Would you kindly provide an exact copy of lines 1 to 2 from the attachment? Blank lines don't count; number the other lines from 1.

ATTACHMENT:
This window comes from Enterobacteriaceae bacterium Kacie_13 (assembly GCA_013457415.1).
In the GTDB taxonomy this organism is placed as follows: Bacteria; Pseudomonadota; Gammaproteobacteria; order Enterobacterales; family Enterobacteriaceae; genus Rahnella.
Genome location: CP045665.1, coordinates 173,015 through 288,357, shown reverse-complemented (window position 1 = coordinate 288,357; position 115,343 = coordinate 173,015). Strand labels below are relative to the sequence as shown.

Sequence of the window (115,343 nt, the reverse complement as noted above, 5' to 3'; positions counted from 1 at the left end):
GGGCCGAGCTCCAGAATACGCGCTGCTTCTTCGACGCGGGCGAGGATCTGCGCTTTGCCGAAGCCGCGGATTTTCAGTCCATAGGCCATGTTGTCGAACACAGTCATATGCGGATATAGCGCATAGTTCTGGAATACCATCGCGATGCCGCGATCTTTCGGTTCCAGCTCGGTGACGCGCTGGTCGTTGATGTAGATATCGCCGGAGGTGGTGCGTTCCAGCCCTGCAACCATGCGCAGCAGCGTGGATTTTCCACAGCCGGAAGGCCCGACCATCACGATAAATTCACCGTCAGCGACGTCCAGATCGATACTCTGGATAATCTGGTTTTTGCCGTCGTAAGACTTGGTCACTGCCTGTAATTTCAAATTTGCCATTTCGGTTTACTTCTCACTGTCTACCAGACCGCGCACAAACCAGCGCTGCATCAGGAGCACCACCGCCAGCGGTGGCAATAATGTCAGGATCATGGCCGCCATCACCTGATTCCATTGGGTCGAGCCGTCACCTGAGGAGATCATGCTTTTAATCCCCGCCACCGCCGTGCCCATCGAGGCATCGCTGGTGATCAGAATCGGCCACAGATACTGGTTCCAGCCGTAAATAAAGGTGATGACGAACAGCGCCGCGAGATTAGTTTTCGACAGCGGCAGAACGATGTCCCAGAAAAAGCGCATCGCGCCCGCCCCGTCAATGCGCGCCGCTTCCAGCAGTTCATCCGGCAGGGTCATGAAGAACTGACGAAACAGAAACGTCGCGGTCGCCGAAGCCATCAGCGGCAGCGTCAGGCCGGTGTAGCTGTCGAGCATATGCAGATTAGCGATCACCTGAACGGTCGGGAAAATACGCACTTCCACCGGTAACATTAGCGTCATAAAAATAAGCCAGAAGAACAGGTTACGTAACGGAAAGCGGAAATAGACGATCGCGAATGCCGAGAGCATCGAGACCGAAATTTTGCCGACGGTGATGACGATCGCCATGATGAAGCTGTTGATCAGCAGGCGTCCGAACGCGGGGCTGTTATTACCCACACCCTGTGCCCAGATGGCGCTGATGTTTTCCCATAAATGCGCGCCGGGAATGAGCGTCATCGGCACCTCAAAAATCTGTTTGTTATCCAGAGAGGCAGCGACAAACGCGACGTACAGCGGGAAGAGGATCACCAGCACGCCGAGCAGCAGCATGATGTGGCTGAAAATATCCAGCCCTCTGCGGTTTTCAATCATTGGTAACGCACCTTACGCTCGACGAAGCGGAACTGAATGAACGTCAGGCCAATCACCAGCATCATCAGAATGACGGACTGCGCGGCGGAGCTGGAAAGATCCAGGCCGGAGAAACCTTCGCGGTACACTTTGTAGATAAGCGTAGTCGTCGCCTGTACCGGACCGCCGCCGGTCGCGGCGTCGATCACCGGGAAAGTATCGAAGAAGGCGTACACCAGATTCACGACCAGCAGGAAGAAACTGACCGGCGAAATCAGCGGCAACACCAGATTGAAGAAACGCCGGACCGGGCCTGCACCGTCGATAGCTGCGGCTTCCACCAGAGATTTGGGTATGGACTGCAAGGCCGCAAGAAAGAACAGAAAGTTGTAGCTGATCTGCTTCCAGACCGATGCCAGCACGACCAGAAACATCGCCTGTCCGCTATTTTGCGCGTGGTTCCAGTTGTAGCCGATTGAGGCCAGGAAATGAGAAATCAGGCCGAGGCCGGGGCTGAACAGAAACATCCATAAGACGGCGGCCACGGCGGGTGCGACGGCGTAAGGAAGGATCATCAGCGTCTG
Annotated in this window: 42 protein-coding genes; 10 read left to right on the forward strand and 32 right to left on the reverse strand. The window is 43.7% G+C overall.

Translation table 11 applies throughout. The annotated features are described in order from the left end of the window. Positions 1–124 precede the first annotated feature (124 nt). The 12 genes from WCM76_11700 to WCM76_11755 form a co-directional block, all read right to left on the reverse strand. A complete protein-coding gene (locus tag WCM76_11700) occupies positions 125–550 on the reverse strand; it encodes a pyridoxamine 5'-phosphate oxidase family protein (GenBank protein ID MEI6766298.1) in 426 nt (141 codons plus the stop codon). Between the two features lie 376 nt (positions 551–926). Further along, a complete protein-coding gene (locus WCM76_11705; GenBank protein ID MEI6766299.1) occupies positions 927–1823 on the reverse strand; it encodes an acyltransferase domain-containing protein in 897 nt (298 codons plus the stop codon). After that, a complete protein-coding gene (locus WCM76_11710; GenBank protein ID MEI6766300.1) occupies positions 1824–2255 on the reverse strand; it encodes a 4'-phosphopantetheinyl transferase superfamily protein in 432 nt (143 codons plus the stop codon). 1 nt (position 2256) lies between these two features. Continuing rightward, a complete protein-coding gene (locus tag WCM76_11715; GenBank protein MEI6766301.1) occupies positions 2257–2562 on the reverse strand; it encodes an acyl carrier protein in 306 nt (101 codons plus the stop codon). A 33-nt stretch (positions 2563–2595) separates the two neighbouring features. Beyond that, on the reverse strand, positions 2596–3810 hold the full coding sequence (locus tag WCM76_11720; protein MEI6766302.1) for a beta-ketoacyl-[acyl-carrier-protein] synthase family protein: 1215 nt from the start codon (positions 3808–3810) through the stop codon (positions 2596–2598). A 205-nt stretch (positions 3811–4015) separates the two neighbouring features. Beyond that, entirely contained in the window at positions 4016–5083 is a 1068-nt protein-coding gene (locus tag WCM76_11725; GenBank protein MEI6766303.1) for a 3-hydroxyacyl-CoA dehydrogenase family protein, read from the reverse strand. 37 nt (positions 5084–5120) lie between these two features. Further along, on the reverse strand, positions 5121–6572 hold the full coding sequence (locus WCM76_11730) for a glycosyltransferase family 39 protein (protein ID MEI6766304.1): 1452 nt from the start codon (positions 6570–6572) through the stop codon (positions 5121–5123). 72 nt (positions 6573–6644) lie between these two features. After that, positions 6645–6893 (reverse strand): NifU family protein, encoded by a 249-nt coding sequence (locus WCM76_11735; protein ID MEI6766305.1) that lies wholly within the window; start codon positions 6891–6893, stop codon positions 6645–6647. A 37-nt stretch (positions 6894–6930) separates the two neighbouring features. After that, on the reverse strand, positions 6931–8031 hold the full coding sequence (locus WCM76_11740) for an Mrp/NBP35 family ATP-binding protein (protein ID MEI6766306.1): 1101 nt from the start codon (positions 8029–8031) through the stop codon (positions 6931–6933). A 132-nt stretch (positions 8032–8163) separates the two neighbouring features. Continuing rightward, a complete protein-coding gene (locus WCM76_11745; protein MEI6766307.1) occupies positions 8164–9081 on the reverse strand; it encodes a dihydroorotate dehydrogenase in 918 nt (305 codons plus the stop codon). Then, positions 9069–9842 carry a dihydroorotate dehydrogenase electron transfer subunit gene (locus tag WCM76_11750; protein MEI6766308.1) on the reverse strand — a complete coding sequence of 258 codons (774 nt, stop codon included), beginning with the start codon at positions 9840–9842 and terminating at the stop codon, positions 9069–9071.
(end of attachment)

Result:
This window comes from Enterobacteriaceae bacterium Kacie_13 (assembly GCA_013457415.1).
In the GTDB taxonomy this organism is placed as follows: Bacteria; Pseudomonadota; Gammaproteobacteria; order Enterobacterales; family Enterobacteriaceae; genus Rahnella.